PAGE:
At last night’s planning commission meeting, reference was made to the electronic billboard that sits in Dewitt but “graces” the eastern entrance to Eastwood. It was used in an argument as a precedent for allowing the LED sign at Walgreens. Oh boy. Got that slippery-slope slidey feeling?
If you would rather these signs did not grace our city at all, might be a good idea to let the Council know by showing up tonight at the meeting: 5:30 pm in City Hall.
There are actually four of these billboards around. They contribute to visual clutter, they are light pollutants, and they are distracting to drivers who are already talking on the cell phone, eating a McFood-item and trying to get the kids to behave. At this rate, we won’t be requiring people to actually pay attention to the road, cars or pedestrians!
From Lance Denno, 5th District Councilor:
The Lamar “trial” electronic billboards are located at:
I-690 Westbound nr Teall Av
James St, Westbound nr the City Line (Friendly’s Ice Cream)
E Brighton Ave, nr Ainsley Dr
West Genesee St at Erie Blvd West (Eastbound)
The proposed changes to the sign regulations are complex, but among other things they would prohibit most “animated” signs, and the Electronic Billboards (EBBs) would only be allowed to change the ad copy every 8 seconds. Even so, I am concerned that the reason that these bright, changing, electronic billboards are effective advertising tools is because they attract your attention.
The federal gov’t has studies that clearly indicate that any “eyes off the road forward” for two seconds more than doubles the probability of an accident. They are currently conducting a study specifically designed to see whether EBBs cause drivers attention to stray in the vicinity of these billboards. The study will be completed this year, and the results will be published next year. There is at least one study that finds a direct correlation between an electronic sign and accidents, and several industry reports urge state and local governments to await the findings of this new study.
Although the current moratorium has expired, I am urging that we not permit any new billboards until the test results are known. If a company invests millions of dollars in a big new EBB that the city has authorized, and then we find out that they double the chance of an auto accident, what will we do?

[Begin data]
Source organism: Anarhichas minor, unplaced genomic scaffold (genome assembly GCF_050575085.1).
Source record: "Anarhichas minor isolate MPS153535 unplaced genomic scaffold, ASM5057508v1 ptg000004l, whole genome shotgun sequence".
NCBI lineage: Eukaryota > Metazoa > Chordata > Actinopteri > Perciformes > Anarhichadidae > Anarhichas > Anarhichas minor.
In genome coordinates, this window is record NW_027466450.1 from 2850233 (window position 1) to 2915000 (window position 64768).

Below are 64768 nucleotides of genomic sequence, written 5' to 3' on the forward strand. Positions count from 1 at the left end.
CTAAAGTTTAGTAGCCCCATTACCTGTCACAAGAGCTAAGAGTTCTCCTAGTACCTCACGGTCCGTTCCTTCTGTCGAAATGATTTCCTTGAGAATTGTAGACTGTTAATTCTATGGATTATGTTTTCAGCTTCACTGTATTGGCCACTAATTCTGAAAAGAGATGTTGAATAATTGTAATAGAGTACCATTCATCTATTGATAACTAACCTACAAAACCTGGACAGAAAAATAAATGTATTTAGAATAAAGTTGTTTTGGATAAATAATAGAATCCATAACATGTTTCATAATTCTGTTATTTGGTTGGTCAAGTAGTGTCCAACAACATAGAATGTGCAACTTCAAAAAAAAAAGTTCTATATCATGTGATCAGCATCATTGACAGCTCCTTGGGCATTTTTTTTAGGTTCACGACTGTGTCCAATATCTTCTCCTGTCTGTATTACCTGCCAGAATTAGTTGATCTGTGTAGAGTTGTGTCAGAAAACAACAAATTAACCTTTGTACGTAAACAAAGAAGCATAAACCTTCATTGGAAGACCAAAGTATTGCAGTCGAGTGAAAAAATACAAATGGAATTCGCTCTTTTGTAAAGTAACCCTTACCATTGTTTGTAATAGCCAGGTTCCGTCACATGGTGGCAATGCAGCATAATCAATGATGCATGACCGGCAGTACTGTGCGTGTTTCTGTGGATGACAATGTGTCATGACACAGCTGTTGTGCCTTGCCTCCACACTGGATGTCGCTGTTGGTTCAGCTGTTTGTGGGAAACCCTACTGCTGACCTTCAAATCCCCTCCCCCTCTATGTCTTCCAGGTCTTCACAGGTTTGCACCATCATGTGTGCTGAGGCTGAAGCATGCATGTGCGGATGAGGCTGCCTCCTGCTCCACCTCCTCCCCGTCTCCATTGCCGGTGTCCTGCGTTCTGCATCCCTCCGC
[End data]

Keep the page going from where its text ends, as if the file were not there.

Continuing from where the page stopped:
On Wednesday May 6 the Post Standard published an editorial also urging caution. You can read it at http://blog.syracuse.com/opinion/2009/05/digital_danger_syracuse_should.html
As I look into this I find more and more problems. Next Monday, as most of you know, there is a Planning Commission meeting at 6 pm. One item is the “monument” sign for Walgreens. The next item on the agenda is a zoning change request from Lamar. They want the City to change the zoning on a parcel at 117 Butternut (Veteran’s Fastener, on 81 North) to make legal a billboard that has been there illegally for many years.
The city has won several court decisions on this case, Lamar does not have a permit for the sign, the zoning does not allow for a billboard. But it is still there, Lamar still makes money off of it. You can see it currently displaying a liquor ad. What you can’t see are the American and POW/MIA flags that are now obscured by the billboard.
I am concerned that the city needs to create an effective enforcement mechanism before authorizing any more billboards. Many of the billboards in Syracuse do not have current valid permits.
The Onondaga County Planning Board has recommended that the Lamar zoning request be denied at 117 Butternut, and added to its statement this comment:
“The City is encouraged to uphold its sign ordinance.”
I hope to see a full house at the Monday Planning Commission (6pm) meeting and at the Tuesday Common Council meeting (5:30).
5th District Councilor